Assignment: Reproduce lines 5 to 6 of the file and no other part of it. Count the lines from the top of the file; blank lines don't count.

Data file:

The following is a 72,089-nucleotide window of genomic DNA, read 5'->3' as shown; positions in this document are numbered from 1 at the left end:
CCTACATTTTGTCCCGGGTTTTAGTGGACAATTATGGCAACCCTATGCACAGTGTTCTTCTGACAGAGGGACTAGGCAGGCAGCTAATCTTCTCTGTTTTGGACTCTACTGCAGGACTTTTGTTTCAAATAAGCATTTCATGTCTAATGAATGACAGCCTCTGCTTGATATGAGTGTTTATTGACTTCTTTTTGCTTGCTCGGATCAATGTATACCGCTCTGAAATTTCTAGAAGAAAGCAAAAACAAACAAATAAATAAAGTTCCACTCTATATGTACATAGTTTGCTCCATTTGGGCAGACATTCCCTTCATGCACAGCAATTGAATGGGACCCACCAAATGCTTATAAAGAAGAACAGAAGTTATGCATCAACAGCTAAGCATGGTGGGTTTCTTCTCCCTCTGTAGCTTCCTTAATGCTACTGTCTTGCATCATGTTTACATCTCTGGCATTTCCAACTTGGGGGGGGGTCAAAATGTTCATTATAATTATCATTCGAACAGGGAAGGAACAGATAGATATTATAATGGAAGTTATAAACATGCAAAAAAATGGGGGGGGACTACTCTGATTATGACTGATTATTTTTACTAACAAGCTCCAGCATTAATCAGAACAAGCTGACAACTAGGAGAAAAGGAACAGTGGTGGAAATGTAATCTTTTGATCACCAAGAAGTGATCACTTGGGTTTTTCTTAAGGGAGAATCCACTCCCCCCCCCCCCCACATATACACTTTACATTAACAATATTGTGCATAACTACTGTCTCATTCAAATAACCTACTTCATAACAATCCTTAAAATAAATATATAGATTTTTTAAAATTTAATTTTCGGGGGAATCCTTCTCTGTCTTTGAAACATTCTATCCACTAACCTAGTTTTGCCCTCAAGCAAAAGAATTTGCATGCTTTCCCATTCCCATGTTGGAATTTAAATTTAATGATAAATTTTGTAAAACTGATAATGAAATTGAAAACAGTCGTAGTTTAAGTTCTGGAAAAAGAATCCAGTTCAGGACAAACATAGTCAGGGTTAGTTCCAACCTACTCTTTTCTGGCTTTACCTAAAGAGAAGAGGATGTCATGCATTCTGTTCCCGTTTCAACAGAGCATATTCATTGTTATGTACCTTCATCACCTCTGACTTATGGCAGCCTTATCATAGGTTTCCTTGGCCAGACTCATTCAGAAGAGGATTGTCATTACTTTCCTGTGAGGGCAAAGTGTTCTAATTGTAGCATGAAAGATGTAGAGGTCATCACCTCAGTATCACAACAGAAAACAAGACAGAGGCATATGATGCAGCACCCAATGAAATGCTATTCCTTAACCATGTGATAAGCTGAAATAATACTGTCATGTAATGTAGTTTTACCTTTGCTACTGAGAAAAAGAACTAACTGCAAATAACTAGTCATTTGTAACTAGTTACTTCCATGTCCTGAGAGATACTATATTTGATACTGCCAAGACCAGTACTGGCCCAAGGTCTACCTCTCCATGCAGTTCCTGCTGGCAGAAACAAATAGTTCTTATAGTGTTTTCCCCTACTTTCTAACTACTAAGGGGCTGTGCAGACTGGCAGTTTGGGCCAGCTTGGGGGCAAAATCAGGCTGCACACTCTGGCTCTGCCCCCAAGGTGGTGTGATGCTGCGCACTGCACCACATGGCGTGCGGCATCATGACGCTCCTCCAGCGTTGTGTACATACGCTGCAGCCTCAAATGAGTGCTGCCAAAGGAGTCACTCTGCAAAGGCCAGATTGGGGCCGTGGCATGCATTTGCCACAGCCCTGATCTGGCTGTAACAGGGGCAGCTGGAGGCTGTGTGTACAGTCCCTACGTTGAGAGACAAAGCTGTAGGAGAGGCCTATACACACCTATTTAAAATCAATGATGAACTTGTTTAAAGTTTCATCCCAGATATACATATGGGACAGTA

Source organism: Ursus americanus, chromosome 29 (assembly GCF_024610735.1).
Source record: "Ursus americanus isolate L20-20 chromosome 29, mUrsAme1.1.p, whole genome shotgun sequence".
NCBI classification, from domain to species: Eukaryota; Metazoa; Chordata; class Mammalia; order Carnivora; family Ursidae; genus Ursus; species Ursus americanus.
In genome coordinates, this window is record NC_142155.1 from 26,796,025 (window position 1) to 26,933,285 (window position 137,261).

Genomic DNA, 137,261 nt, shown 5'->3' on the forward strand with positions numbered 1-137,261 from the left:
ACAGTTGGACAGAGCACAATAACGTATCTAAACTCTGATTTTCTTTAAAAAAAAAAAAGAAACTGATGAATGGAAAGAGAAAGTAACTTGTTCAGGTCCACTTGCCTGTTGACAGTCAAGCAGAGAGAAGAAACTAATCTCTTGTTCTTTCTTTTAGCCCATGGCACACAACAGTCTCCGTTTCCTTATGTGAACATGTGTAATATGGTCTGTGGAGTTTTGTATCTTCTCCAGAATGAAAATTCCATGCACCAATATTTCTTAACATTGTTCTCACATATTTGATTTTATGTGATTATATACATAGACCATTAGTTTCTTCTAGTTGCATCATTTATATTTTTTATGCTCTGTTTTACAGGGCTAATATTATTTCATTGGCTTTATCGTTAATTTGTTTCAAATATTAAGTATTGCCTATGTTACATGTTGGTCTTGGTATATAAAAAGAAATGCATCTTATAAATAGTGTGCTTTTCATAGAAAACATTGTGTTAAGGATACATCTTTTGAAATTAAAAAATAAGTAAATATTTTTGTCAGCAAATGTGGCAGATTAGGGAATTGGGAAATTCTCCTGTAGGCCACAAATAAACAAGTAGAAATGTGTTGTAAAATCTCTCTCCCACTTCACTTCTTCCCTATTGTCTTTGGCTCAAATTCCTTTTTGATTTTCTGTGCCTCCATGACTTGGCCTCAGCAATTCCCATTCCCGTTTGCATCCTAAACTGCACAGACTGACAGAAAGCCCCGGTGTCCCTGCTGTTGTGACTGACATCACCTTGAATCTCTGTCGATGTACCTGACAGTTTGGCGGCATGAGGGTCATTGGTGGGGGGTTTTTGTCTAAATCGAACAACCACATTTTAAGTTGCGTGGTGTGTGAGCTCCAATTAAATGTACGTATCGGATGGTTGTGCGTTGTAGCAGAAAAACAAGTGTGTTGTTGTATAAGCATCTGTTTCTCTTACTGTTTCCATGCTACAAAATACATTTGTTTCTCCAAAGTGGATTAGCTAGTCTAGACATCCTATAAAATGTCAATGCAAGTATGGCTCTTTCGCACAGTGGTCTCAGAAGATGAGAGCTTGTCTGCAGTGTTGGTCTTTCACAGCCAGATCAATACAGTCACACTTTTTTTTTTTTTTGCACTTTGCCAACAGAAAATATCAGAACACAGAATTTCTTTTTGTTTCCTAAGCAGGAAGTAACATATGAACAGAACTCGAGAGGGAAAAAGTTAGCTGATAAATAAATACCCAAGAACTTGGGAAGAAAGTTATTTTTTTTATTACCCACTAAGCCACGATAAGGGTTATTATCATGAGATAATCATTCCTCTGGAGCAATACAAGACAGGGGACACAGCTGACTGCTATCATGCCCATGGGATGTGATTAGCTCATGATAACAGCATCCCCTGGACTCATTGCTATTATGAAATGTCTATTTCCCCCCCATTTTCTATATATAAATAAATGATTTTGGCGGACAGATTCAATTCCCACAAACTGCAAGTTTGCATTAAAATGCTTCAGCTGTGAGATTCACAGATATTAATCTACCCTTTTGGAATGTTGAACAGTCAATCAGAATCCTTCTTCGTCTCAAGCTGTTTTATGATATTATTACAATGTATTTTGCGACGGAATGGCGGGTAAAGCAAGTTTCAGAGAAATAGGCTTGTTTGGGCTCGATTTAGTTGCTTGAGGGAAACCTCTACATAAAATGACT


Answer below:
NCBI classification, from domain to species: Eukaryota; Metazoa; Chordata; class Mammalia; order Carnivora; family Ursidae; genus Ursus; species Ursus americanus.
In genome coordinates, this window is record NC_142155.1 from 26,796,025 (window position 1) to 26,933,285 (window position 137,261).